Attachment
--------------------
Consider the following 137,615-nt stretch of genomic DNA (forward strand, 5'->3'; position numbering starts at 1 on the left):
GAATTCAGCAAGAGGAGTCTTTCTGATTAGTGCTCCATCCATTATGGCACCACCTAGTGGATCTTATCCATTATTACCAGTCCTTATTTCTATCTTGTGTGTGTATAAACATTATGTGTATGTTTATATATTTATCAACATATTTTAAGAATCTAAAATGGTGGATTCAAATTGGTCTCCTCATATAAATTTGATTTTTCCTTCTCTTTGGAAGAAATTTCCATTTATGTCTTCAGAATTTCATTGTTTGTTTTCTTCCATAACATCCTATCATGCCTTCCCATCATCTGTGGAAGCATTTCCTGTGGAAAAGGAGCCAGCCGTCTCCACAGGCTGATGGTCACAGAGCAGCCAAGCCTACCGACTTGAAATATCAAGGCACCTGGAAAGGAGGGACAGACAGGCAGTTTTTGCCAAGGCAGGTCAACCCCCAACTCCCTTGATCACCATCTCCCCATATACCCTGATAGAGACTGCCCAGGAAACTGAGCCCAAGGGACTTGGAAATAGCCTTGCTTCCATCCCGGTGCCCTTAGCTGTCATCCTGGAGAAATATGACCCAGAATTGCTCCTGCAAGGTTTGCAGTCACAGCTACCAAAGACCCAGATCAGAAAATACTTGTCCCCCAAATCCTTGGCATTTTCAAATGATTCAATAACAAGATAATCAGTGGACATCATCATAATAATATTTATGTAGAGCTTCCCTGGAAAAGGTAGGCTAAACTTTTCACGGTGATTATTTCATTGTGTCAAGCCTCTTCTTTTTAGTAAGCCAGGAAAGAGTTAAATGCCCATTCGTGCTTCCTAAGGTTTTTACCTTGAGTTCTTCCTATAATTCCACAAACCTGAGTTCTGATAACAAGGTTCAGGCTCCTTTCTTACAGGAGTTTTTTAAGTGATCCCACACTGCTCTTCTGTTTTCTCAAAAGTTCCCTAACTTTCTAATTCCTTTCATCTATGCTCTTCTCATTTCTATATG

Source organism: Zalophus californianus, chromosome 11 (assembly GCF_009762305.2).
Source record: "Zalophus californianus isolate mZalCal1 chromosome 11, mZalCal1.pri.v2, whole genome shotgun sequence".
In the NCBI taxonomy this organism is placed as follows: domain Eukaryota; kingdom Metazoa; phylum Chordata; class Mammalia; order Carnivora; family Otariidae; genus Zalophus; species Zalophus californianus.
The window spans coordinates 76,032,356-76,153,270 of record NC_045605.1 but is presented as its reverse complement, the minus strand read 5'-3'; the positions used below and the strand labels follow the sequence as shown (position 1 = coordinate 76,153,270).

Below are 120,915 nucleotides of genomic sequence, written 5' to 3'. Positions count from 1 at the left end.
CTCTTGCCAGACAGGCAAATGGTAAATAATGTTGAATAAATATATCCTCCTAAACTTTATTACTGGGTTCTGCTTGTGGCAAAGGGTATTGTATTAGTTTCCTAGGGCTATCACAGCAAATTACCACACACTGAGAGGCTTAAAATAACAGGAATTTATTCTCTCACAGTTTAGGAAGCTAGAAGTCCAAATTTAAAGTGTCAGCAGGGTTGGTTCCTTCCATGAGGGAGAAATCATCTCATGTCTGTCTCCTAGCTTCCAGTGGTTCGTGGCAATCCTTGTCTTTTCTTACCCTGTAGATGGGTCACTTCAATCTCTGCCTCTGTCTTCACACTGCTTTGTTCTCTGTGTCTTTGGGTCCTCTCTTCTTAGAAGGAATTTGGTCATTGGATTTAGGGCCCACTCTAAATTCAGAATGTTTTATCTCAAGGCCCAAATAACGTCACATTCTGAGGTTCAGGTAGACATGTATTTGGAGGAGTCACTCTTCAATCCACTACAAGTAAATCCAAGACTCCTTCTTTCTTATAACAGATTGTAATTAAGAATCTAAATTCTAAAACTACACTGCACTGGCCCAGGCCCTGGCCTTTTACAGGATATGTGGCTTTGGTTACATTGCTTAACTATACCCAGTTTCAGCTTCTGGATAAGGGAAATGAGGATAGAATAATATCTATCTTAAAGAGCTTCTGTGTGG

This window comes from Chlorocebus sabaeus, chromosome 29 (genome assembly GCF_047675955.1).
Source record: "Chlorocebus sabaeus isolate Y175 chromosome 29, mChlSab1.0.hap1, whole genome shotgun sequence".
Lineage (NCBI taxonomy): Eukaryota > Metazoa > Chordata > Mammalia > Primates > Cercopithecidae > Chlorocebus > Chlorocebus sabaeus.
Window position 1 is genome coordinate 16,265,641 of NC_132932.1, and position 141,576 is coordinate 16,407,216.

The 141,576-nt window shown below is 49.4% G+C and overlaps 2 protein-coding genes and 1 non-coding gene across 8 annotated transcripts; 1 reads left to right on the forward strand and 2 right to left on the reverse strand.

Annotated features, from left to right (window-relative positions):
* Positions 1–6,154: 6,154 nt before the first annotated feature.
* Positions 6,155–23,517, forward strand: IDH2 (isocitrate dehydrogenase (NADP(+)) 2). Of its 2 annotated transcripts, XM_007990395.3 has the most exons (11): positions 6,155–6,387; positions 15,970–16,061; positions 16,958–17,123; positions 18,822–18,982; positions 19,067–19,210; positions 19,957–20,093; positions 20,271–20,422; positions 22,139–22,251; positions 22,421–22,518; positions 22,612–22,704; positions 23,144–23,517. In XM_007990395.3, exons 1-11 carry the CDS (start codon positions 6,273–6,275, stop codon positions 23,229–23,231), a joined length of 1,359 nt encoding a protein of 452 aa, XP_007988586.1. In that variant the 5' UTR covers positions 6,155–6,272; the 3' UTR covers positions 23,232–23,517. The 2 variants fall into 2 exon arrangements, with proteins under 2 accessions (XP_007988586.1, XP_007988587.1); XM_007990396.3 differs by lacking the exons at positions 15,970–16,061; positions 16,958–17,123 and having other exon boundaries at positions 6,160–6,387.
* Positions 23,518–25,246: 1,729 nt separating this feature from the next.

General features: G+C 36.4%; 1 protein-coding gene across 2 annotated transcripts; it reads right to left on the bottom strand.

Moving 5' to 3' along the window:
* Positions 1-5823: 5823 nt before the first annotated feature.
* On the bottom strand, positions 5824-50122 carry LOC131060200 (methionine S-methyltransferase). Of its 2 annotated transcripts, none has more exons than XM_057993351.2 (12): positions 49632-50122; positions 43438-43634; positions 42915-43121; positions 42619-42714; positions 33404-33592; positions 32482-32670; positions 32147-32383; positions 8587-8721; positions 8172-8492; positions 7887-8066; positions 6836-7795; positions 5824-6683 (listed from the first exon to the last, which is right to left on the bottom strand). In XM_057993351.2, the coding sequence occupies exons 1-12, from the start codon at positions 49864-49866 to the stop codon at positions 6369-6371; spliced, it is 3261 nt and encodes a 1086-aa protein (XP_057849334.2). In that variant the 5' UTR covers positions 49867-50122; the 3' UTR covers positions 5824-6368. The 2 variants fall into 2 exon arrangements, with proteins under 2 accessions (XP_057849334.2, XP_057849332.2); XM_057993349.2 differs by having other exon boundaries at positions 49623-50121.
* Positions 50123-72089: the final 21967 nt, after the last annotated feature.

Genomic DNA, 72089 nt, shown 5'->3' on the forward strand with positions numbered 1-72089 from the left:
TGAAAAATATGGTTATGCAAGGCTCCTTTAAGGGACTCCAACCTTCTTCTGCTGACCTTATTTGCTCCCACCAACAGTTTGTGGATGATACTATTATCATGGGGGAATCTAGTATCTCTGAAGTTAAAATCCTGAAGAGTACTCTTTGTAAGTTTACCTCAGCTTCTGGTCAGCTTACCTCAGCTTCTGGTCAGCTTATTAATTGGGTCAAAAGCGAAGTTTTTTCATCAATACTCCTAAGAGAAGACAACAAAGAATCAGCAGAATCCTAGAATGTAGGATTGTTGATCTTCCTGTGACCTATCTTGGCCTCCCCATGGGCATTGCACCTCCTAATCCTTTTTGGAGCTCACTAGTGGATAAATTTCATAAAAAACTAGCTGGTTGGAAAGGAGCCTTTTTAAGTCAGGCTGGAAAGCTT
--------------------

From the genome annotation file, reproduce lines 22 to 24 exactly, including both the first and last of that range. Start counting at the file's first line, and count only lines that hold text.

* Positions 50123-72089: the final 21967 nt, after the last annotated feature.

Genomic DNA, 72089 nt, shown 5'->3' on the forward strand with positions numbered 1-72089 from the left:
TGAAAAATATGGTTATGCAAGGCTCCTTTAAGGGACTCCAACCTTCTTCTGCTGACCTTATTTGCTCCCACCAACAGTTTGTGGATGATACTATTATCATGGGGGAATCTAGTATCTCTGAAGTTAAAATCCTGAAGAGTACTCTTTGTAAGTTTACCTCAGCTTCTGGTCAGCTTACCTCAGCTTCTGGTCAGCTTATTAATTGGGTCAAAAGCGAAGTTTTTTCATCAATACTCCTAAGAGAAGACAACAAAGAATCAGCAGAATCCTAGAATGTAGGATTGTTGATCTTCCTGTGACCTATCTTGGCCTCCCCATGGGCATTGCACCTCCTAATCCTTTTTGGAGCTCACTAGTGGATAAATTTCATAAAAAACTAGCTGGTTGGAAAGGAGCCTTTTTAAGTCAGGCTGGAAAGCTT